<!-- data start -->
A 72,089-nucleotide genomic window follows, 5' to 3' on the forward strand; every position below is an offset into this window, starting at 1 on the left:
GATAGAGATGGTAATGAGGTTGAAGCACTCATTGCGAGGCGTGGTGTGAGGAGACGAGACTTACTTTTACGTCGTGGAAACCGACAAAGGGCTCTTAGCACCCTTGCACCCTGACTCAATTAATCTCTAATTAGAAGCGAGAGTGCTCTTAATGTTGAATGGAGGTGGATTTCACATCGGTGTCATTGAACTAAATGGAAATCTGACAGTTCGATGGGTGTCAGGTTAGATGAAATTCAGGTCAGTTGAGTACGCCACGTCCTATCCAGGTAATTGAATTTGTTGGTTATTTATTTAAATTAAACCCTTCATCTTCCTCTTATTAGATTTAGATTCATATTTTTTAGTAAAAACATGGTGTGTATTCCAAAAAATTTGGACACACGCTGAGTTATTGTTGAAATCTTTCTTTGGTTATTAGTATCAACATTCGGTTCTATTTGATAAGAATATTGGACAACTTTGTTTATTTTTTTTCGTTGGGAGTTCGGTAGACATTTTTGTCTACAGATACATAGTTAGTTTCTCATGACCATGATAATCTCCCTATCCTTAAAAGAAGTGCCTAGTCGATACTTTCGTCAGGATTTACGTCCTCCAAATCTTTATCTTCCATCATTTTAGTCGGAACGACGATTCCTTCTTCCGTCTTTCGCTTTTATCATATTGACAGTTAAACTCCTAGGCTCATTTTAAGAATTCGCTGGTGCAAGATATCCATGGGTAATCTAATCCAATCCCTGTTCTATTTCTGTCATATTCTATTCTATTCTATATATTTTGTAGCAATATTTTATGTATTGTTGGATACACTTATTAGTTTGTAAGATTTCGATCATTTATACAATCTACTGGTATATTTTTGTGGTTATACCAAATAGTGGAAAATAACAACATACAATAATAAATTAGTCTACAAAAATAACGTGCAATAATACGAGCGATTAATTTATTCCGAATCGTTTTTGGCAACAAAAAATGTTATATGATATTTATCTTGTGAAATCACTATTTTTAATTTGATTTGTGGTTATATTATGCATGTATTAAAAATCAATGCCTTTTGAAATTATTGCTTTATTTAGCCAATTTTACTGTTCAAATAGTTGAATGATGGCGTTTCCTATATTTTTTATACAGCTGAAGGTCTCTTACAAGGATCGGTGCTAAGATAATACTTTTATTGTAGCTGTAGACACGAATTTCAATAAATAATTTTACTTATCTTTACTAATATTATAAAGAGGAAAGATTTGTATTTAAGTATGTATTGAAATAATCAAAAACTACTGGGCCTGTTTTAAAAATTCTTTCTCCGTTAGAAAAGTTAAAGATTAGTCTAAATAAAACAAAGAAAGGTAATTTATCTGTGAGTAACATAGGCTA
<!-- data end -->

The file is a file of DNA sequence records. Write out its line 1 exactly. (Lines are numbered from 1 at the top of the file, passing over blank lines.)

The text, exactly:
A 72,089-nucleotide genomic window follows, 5' to 3' on the forward strand; every position below is an offset into this window, starting at 1 on the left: